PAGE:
that’s terrifying that’s terrifying
that’s terrifying
um so
when when kids would try to speak
their native language um whichever one
it was would that like end them up in
the monkey room or would that
be that was one form of um torture that
they would use another torture that was
actually very common they would take
needles and
pierce your tongue
if you were speaking that language
because that is
to them the language of the devil
and so
you should only speak english because
that’s the christian language
sure otherwise they’d be starved
right okay
the language of the devil
uh and english is the christian language
which is like the newest language so
that makes sense um
why not
so they’re they’re dealing with you know
they’re dealing with massive amounts of
abuse they’re dealing with the sexual
abuse and mental abuse um spiritual
abuse um they’re being told that their
ways were just wrong uh
that they need to conform and uh act
more like the white man
and don’t worry we are here to protect
you um
i actually had a shirt though if it was
not orange shirt day i had a shirt i was
going to wear today that had a bunch of
native americans on it and it says turn
over your guns
trust the government and it’s and i was
going to wear that today but because of
orange shirt
um i wanted to wear this um
but they were told that like being just
living the life that they had known for
millennia uh that would send them to
right which that is a good way to scare
children into
um i mean it’s not right
it’s effective it’s effective
it is
very effective
so they ended up so obviously as
children you were going to come out of
that with some self-contempt and you’re
have some hatred towards your family
towards you toward your friends toward
anybody who’s not
kind of going this path that you are now
being forced into
so there’s like
uh quarantining them
away from their families and friends
exactly and
like that self-hatred bred a whole bunch
of issues go figure
where um
these kids didn’t adapt well and they
didn’t go back to their families because
well first off their families they were
taught are
that of the devil they’re gonna go to
hell and
yeah this is what they’re telling
it’s gonna be the worst sentence i’ve
ever said um
can we go a little bit deeper into like
do we know more about the sexual abuse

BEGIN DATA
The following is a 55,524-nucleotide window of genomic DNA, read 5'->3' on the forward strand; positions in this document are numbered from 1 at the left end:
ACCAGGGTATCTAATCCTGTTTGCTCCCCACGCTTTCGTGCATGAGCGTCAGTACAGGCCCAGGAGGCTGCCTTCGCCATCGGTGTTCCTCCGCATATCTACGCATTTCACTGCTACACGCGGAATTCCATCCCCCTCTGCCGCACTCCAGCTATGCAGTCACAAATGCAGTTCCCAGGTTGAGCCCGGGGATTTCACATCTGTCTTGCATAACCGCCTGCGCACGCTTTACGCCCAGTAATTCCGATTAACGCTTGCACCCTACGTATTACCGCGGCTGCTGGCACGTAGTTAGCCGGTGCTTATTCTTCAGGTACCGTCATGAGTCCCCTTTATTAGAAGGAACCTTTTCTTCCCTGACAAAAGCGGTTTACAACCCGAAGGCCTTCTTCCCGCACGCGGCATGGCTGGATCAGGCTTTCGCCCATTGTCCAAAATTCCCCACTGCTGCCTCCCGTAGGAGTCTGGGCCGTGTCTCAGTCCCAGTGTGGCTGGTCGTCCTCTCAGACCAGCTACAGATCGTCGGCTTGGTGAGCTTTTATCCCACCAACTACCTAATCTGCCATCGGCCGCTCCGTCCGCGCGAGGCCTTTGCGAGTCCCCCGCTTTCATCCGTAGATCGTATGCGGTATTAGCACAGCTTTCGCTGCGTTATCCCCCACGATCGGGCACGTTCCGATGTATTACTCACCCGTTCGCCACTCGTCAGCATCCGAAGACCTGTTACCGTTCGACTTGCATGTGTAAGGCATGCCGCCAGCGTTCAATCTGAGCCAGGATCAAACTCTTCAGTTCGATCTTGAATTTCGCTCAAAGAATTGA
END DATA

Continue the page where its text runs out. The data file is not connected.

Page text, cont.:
that was happening um
do we know like
to what extents this was
yes um many
um many kids were sexually abused and in
fact the
they were girls because these are
ended up being pregnant were forced to
have abortions
because we can’t have evidence that
they’re being sexually abused so they
were forced to have abortions and to
hide the evidence
that there was a fetus they would throw
the aborted fetuses into incinerators
and this is a common enough practice
actually watched a couple of interviews
separate people from different
residential schools talked about how
like they would give a kid like a potato
sack or a potato gummy sack and there
would be something inside they’d say
throw that in the incinerator and they
were told not to look inside and there’s
one child he actually looked inside
anyways and it was aborted fetuses that
he was throwing into the incinerator
somebody in the comments said i i read
it when it came up um who was it uh
i think it was jacob labelle um and he
yeah jacob uh and he said and no one
stood up and said that this was wrong
like no nobody
in america at that time was standing up
going this is doing this is wrong this
is not something that we should be doing
this is not until 1928. okay all right
all right so
i’m looking forward to 1928 a little bit
then um
that’s another weird sentence um
but uh
so obviously uh kids are gonna be like a
lot of children are gonna be dying and
uh from the from neglect and starvation
and abuse
and probably many other reasons
was there a time in which like they were
going to be able to like see their
families would they be able to get
together to see parents or grandparents
no so they made sure that there was
complete separation from the parents for
the best effectiveness so children could
not write home not often
the children that were allowed to write
home were forced to write in english and
their families at home were unable to
read the english they didn’t know
english but that’s what they received
parents weren’t even notified if their
child was sick or if their child had
what would happen if like one of the
kids was like if they tried to escape if
they were if they were like no you know
what f this
and whatever that phrase was
back then
f this i’m out i’m not dealing with this
anymore i’m gonna i’m out i’m leaving
and they tried and they tried to leave
the police would try to track them down